Chicago Sun-Times
Inside the Rod Blagojevich investigation and related cases

Prosecutor: 'It's not about the success. It's about the attempt.'

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Reporting with Natasha Korecki

After a delay this morning, jurors are in the courtroom and at least 10 are taking notes as prosecutor Carrie Hamilton resumes the prosecution's closing argument.

Hamilton starts off once again on the Senate seat charges, outlining what's legally required to convict Rod Blagojevich of the different counts against him, beginning with an attempted extortion charge.

"This is an attempt charge," Hamilton explains to jurors. "It's not about the success. It's about the attempt."

She's addressing what's long been viewed as a weakness of the case -- that Blagojevich was all talk and never actually completed the acts.

Hamilton keeps bringing the charges back to what the prosecution has outlined as the main question they think jurors should consider in deciding whether Blagojevich can be convicted: "Did the defendant try to get a benefit for himself in exchange for an official act?"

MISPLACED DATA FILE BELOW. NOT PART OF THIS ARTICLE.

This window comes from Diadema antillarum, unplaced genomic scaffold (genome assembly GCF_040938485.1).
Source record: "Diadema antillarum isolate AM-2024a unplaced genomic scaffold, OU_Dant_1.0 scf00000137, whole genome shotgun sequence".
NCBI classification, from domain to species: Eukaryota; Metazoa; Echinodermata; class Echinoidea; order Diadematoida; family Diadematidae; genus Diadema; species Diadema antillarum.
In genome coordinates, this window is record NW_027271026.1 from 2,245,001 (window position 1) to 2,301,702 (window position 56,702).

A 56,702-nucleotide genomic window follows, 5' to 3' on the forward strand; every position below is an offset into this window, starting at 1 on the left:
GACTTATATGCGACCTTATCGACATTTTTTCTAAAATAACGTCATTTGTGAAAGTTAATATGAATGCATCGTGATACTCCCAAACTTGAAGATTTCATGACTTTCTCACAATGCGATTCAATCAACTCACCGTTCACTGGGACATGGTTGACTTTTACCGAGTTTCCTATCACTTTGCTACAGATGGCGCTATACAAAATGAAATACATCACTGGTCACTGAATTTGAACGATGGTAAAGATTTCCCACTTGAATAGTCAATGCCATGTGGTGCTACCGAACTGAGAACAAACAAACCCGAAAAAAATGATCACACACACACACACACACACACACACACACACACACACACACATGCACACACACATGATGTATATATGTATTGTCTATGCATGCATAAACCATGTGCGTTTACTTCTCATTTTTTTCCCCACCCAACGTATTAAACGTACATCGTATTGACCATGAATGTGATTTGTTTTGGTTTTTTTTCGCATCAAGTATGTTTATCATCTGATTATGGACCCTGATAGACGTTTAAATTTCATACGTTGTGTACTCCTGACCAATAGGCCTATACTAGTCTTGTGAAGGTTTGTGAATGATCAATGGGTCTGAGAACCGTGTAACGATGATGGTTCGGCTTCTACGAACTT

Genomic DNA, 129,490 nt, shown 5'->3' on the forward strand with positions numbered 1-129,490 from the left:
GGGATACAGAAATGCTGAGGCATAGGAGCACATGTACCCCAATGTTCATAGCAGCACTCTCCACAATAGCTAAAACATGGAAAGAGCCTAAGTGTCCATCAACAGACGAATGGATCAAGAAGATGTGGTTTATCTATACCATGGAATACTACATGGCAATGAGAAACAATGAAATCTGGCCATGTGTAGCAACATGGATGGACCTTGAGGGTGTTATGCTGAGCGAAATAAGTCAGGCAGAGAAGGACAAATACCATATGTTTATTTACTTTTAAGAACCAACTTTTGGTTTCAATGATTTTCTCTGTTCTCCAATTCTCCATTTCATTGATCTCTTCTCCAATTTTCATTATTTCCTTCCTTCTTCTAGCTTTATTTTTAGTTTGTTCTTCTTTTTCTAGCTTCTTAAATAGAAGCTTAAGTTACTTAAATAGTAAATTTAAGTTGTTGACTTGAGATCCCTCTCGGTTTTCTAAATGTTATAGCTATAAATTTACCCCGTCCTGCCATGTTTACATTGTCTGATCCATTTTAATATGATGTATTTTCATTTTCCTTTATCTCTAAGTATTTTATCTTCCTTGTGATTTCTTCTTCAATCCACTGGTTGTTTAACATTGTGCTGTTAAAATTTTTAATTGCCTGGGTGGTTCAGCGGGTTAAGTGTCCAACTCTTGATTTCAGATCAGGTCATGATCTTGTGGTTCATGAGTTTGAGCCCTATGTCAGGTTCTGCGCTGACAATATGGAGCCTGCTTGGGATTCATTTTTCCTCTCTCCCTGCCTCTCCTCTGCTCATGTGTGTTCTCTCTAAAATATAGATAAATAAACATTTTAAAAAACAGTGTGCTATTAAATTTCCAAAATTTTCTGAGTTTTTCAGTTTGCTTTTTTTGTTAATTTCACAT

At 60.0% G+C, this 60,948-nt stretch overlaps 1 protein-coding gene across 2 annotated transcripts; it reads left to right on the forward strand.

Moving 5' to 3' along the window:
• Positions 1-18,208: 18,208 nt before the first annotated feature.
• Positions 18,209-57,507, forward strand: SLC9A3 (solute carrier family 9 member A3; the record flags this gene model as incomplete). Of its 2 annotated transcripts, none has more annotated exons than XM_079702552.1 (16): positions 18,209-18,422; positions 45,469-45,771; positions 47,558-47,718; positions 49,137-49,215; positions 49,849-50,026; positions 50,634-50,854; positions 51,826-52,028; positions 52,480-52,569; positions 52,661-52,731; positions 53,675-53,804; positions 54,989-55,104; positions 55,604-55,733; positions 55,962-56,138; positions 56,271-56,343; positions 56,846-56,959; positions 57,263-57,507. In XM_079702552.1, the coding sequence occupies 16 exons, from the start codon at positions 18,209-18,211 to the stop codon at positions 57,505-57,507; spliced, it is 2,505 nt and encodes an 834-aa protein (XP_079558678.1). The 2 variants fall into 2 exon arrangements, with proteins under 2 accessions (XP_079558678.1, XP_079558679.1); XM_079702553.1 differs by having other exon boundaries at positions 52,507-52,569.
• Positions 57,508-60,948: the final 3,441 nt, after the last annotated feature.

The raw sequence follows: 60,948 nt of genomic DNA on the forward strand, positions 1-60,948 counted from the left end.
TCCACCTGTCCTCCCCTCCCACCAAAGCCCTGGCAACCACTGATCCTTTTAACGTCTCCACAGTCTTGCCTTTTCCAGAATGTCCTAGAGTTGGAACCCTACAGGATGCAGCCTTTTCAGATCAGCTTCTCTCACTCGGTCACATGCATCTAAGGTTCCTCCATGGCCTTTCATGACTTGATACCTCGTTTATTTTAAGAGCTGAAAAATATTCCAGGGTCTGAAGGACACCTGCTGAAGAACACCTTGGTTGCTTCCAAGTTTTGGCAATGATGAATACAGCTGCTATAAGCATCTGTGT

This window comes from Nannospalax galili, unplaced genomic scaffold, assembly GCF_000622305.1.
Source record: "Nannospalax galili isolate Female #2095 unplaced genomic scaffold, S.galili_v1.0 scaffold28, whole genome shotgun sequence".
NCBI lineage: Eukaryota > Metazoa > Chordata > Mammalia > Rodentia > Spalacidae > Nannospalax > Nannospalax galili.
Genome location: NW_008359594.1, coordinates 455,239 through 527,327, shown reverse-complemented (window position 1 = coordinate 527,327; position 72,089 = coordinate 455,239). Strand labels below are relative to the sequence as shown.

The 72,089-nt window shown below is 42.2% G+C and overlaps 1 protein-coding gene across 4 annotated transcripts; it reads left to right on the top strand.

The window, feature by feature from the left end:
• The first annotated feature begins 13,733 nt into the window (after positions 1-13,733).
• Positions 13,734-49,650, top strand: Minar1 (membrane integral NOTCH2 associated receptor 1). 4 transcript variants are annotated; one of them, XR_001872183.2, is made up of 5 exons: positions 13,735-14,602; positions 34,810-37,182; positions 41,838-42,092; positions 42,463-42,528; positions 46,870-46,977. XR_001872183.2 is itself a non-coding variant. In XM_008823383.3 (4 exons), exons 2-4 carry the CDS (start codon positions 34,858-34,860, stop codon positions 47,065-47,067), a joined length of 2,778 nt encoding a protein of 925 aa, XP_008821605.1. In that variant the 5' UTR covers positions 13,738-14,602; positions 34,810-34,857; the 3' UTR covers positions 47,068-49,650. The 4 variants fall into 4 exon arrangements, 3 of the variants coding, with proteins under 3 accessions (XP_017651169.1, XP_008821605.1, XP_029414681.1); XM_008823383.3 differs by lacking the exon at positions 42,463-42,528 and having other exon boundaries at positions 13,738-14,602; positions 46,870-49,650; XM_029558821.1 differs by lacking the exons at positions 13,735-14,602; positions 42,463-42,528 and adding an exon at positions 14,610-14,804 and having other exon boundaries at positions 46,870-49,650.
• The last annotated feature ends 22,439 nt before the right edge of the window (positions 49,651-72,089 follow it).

Moving onto the Racetrack or Recapture Bill, Hamilton asks the same question.

"Has he tied the campaign contribution to when he signed the bill? You know he did," she tells jurors.

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This page contains a single entry by Lark Turner published on June 9, 2011 10:18 AM.

Heavy rains get day of closing arguments off to slow start was the previous entry in this blog.

Prosecutor on Blagojevich testimony: 'Made up, after the fact, in an attempt to confuse you' is the next entry in this blog.

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